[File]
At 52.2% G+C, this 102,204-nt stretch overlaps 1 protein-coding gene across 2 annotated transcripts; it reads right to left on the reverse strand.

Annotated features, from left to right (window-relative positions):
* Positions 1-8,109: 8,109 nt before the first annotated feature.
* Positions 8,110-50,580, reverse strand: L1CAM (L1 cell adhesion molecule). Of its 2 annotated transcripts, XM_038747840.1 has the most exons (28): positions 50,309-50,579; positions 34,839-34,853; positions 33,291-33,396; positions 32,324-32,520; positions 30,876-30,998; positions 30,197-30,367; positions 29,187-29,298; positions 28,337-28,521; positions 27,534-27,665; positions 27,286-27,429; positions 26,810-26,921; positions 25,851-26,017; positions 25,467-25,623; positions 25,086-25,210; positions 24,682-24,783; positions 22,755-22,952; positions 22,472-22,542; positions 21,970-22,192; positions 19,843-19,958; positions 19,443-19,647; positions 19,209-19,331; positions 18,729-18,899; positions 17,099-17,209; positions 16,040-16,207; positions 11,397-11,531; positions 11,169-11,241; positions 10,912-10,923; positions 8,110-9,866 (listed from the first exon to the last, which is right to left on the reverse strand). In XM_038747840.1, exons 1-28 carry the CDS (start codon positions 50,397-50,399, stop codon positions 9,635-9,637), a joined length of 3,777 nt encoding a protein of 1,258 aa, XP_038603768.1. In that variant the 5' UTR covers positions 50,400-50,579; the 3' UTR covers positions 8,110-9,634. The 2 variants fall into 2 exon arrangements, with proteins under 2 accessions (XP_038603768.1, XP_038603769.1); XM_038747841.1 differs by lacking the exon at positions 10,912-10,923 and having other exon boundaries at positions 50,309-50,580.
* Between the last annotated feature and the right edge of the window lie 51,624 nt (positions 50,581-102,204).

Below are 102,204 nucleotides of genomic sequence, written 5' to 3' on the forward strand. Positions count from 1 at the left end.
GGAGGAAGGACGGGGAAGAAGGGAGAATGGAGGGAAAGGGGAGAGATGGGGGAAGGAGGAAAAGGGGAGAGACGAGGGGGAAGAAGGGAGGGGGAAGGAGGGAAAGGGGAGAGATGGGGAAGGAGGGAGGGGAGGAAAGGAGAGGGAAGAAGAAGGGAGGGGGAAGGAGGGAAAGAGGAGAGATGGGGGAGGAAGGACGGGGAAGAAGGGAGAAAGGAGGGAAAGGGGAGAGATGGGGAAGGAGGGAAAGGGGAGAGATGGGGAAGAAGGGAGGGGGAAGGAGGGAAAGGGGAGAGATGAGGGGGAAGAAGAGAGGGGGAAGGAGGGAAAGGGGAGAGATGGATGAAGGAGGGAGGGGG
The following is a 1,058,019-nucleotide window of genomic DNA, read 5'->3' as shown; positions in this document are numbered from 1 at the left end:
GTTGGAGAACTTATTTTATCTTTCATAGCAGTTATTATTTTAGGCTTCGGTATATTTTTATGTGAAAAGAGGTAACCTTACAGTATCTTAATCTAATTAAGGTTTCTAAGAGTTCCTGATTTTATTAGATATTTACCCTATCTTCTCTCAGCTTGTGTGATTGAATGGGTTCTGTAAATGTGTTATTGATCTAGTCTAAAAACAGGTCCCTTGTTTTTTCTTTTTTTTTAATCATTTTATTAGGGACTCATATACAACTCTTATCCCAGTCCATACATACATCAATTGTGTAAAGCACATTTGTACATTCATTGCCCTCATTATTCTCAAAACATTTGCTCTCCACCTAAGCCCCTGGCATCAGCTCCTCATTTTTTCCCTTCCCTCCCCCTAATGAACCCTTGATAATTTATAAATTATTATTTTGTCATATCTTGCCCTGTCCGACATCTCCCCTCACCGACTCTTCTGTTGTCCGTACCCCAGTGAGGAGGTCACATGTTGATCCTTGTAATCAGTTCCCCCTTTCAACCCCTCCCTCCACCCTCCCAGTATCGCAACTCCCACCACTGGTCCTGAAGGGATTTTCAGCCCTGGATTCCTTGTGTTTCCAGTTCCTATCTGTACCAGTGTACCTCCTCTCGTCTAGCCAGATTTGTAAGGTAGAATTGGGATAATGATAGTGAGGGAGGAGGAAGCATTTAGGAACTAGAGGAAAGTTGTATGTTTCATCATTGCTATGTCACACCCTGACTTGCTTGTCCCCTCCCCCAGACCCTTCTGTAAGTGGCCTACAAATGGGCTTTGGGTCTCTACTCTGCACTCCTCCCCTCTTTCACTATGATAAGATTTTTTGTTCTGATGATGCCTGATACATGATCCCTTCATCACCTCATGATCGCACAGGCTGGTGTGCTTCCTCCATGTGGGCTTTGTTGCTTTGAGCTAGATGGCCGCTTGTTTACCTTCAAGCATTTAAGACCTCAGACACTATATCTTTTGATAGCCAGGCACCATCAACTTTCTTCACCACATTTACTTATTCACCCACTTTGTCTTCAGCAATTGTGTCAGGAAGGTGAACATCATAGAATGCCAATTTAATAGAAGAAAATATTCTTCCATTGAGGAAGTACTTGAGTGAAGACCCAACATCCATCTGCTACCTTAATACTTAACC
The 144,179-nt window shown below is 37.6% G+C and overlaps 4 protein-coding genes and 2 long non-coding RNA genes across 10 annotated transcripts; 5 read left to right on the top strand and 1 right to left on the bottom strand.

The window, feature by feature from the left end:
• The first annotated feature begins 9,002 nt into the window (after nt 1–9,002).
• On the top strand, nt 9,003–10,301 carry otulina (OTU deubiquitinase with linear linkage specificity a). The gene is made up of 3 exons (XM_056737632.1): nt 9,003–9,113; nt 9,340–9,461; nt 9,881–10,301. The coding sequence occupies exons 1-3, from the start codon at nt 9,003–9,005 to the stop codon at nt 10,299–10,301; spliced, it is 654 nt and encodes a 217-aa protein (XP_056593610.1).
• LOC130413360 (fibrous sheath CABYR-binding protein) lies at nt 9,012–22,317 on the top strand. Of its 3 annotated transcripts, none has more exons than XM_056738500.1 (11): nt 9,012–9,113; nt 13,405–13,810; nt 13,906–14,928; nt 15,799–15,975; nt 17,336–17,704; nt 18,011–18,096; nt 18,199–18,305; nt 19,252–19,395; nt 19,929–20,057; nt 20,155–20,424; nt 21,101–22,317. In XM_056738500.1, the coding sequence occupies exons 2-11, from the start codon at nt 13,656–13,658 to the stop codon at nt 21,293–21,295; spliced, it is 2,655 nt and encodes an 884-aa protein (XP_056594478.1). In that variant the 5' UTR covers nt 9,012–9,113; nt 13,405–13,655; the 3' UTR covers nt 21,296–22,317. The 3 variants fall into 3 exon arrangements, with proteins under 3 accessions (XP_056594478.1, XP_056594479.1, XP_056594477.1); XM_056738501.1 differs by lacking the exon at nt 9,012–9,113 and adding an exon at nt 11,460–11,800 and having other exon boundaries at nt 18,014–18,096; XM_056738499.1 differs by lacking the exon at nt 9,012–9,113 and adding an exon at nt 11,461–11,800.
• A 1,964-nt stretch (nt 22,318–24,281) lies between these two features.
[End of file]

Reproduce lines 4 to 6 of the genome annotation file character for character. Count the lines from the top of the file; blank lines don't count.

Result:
* Positions 8,110-50,580, reverse strand: L1CAM (L1 cell adhesion molecule). Of its 2 annotated transcripts, XM_038747840.1 has the most exons (28): positions 50,309-50,579; positions 34,839-34,853; positions 33,291-33,396; positions 32,324-32,520; positions 30,876-30,998; positions 30,197-30,367; positions 29,187-29,298; positions 28,337-28,521; positions 27,534-27,665; positions 27,286-27,429; positions 26,810-26,921; positions 25,851-26,017; positions 25,467-25,623; positions 25,086-25,210; positions 24,682-24,783; positions 22,755-22,952; positions 22,472-22,542; positions 21,970-22,192; positions 19,843-19,958; positions 19,443-19,647; positions 19,209-19,331; positions 18,729-18,899; positions 17,099-17,209; positions 16,040-16,207; positions 11,397-11,531; positions 11,169-11,241; positions 10,912-10,923; positions 8,110-9,866 (listed from the first exon to the last, which is right to left on the reverse strand). In XM_038747840.1, exons 1-28 carry the CDS (start codon positions 50,397-50,399, stop codon positions 9,635-9,637), a joined length of 3,777 nt encoding a protein of 1,258 aa, XP_038603768.1. In that variant the 5' UTR covers positions 50,400-50,579; the 3' UTR covers positions 8,110-9,634. The 2 variants fall into 2 exon arrangements, with proteins under 2 accessions (XP_038603768.1, XP_038603769.1); XM_038747841.1 differs by lacking the exon at positions 10,912-10,923 and having other exon boundaries at positions 50,309-50,580.
* Between the last annotated feature and the right edge of the window lie 51,624 nt (positions 50,581-102,204).

Below are 102,204 nucleotides of genomic sequence, written 5' to 3' on the forward strand. Positions count from 1 at the left end.